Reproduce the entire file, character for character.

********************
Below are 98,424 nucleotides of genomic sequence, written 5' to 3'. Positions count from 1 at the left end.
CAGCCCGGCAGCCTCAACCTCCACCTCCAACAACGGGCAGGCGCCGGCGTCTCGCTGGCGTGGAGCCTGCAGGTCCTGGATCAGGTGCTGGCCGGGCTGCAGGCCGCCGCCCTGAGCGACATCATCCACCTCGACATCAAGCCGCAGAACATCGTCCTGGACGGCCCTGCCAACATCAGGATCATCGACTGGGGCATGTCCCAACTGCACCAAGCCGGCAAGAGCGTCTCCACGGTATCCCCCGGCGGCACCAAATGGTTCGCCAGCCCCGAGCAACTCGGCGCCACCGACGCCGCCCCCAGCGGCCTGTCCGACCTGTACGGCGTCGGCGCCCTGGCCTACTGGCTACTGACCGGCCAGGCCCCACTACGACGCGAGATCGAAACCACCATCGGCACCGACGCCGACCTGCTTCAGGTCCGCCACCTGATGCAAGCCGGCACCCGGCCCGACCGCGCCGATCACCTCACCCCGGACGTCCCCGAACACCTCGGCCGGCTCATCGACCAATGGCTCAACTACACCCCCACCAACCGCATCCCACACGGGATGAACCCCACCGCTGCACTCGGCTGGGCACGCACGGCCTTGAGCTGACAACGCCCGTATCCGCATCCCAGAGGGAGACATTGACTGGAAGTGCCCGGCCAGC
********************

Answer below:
Below are 98,424 nucleotides of genomic sequence, written 5' to 3'. Positions count from 1 at the left end.
CAGCCCGGCAGCCTCAACCTCCACCTCCAACAACGGGCAGGCGCCGGCGTCTCGCTGGCGTGGAGCCTGCAGGTCCTGGATCAGGTGCTGGCCGGGCTGCAGGCCGCCGCCCTGAGCGACATCATCCACCTCGACATCAAGCCGCAGAACATCGTCCTGGACGGCCCTGCCAACATCAGGATCATCGACTGGGGCATGTCCCAACTGCACCAAGCCGGCAAGAGCGTCTCCACGGTATCCCCCGGCGGCACCAAATGGTTCGCCAGCCCCGAGCAACTCGGCGCCACCGACGCCGCCCCCAGCGGCCTGTCCGACCTGTACGGCGTCGGCGCCCTGGCCTACTGGCTACTGACCGGCCAGGCCCCACTACGACGCGAGATCGAAACCACCATCGGCACCGACGCCGACCTGCTTCAGGTCCGCCACCTGATGCAAGCCGGCACCCGGCCCGACCGCGCCGATCACCTCACCCCGGACGTCCCCGAACACCTCGGCCGGCTCATCGACCAATGGCTCAACTACACCCCCACCAACCGCATCCCACACGGGATGAACCCCACCGCTGCACTCGGCTGGGCACGCACGGCCTTGAGCTGACAACGCCCGTATCCGCATCCCAGAGGGAGACATTGACTGGAAGTGCCCGGCCAGC